GRANT FEATHERSTON: Genuis design and the legacy

Grant Featherston - Modern Australia

At the end of the Second World War, designers led the trend for futuristic designs in a bid to forget the horrors of the past. The designs of this period — interior design, industrial design, architecture, advertising, fashion, etc. — showed what the people of that time thought the future should be. Mid-century modern design reflects this optimism and the belief that technology would pave the way to a better society, hence the popularity of atomic symbolism and space age motifs.

Of all the designers that grew to prominence in that era, few can surpass the legacy left by Grant Featherston. Australian by birth, he was born in Geelong, Victoria in 1927. By and large, he had a typical Australian upbringing, complete with backyard cricket games and summers spent down the coast. His father encouraged his interest in design, helping him create his first chair at the age of eight years old.

Featherston graduated from Geelong Technical School, but for the most part, he was self-taught in furniture and glass design. He did not, however, start designing furniture right there and then. He would first serve his country during the war from 1940 to 1944. Upon returning home, he moved to Melbourne and started his career in earnest, releasing his first furniture design series in 1947.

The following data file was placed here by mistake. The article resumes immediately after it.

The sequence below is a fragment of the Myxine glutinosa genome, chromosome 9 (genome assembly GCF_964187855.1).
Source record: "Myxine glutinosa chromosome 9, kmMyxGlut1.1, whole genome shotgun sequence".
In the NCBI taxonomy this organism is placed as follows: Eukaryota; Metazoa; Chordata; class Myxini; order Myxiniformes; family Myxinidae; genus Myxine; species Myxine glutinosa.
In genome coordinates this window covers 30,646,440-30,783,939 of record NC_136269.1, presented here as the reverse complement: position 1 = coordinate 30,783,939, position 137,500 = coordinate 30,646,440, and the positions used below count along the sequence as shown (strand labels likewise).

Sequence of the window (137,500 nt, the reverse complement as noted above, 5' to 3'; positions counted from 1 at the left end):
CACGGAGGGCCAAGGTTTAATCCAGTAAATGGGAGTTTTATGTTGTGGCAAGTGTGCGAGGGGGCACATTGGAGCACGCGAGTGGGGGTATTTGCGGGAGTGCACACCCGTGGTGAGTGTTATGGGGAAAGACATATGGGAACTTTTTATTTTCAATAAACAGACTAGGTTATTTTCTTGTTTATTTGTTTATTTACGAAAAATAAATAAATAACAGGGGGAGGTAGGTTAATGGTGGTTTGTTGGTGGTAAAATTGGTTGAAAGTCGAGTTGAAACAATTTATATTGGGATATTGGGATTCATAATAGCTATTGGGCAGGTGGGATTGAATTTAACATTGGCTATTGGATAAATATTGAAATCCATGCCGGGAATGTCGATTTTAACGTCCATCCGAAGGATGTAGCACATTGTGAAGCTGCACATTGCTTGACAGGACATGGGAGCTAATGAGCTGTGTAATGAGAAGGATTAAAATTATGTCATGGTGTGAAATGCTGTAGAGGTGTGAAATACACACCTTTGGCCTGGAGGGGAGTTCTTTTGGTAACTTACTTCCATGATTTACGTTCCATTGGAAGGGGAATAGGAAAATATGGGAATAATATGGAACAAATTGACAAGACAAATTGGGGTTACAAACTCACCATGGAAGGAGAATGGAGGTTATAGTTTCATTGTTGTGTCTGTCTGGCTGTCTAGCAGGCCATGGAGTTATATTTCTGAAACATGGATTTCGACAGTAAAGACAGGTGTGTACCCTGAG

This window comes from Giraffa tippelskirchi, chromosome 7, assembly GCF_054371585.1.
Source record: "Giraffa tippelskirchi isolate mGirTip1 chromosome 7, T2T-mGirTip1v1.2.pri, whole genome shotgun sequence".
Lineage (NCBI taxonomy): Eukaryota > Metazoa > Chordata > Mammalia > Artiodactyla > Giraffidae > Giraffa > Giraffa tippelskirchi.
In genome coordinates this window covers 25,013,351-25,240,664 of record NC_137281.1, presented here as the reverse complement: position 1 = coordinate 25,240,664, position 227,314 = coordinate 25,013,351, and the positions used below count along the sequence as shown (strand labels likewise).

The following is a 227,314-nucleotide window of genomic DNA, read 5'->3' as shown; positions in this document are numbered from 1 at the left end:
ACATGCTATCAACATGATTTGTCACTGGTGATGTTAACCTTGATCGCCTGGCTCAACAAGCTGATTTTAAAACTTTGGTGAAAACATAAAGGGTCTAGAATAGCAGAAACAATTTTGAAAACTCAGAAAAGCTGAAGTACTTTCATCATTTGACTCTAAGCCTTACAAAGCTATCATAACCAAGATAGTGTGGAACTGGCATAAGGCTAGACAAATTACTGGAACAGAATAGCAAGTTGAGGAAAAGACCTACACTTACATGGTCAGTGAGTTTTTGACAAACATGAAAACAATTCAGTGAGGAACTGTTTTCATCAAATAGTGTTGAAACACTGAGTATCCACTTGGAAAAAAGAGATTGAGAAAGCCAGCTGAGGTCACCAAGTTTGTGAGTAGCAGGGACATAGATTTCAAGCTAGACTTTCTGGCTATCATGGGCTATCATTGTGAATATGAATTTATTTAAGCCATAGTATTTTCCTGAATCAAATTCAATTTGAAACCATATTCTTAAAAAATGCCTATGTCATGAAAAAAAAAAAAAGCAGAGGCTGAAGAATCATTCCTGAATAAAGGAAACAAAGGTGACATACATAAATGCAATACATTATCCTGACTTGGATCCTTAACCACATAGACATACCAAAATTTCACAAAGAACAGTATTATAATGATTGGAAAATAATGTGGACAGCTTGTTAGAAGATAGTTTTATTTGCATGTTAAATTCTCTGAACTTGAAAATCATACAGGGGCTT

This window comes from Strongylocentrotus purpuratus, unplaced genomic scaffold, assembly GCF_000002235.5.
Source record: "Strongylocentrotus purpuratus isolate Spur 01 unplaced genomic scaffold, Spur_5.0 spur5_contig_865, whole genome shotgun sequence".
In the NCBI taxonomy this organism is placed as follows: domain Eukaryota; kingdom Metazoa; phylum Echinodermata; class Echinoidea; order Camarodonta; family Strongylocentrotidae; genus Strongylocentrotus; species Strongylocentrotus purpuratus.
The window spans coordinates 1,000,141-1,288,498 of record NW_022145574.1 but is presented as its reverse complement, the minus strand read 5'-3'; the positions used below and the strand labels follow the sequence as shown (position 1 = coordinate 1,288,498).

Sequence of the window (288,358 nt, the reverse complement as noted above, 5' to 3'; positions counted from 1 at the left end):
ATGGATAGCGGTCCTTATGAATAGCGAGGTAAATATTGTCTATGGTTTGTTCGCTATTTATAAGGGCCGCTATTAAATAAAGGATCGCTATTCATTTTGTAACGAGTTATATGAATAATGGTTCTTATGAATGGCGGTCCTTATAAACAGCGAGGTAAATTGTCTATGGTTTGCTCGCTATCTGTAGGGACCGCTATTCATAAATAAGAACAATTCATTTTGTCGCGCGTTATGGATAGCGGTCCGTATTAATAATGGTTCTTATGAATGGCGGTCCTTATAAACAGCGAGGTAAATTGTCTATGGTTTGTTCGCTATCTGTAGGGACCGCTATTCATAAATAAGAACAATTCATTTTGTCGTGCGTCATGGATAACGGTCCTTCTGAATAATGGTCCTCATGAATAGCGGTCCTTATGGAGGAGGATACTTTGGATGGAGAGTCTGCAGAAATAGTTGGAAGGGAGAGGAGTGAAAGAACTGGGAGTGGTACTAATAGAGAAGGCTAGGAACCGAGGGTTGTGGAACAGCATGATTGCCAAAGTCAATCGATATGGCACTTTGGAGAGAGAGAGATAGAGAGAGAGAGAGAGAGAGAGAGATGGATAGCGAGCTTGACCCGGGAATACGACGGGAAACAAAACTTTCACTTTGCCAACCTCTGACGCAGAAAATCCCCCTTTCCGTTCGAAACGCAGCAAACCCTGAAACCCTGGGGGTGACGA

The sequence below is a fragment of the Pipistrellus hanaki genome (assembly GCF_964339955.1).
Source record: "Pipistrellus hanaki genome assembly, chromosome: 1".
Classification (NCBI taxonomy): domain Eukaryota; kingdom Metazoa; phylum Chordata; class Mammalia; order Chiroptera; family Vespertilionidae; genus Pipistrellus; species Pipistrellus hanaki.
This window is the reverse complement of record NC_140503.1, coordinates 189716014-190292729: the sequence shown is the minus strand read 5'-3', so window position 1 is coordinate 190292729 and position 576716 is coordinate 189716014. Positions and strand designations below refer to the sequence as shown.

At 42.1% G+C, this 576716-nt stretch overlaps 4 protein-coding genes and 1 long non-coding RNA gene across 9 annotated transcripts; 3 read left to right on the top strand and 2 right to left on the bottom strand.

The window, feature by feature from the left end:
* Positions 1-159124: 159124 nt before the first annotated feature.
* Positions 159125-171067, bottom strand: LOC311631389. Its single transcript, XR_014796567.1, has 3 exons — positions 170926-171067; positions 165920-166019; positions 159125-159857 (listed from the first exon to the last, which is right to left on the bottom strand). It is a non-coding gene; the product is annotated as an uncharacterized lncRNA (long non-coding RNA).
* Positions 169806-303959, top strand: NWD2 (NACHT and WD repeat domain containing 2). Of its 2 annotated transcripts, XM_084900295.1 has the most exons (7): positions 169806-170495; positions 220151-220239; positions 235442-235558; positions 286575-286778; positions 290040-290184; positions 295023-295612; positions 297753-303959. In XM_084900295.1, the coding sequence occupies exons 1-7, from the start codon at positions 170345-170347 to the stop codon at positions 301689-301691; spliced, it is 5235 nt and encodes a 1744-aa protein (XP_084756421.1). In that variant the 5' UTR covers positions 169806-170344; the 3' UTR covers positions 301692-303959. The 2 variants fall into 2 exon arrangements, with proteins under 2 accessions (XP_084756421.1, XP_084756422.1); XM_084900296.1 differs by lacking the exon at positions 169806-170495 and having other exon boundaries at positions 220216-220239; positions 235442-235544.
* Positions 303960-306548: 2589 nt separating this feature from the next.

The Relaxation Series

1947 was the year Featherston launched his Relaxation Series. The Australian public loved the collection, making Grant Featherston a household name. The Relaxation Series was designed to be aesthetically pleasing and timeless without sacrificing comfort. The Relaxation Chair, which was the main piece of the collection, was made with a plywood frame on a plywood leg base. Onto the base, an interwoven webbing was attached to create the seat. This chair as well as the rest of the line so impressed renowned Australian architect Robin Boyd that he endorsed it on the newspaper The Age. Robin Boyd would later become one of Grant’s closest friends.

The Contour Chair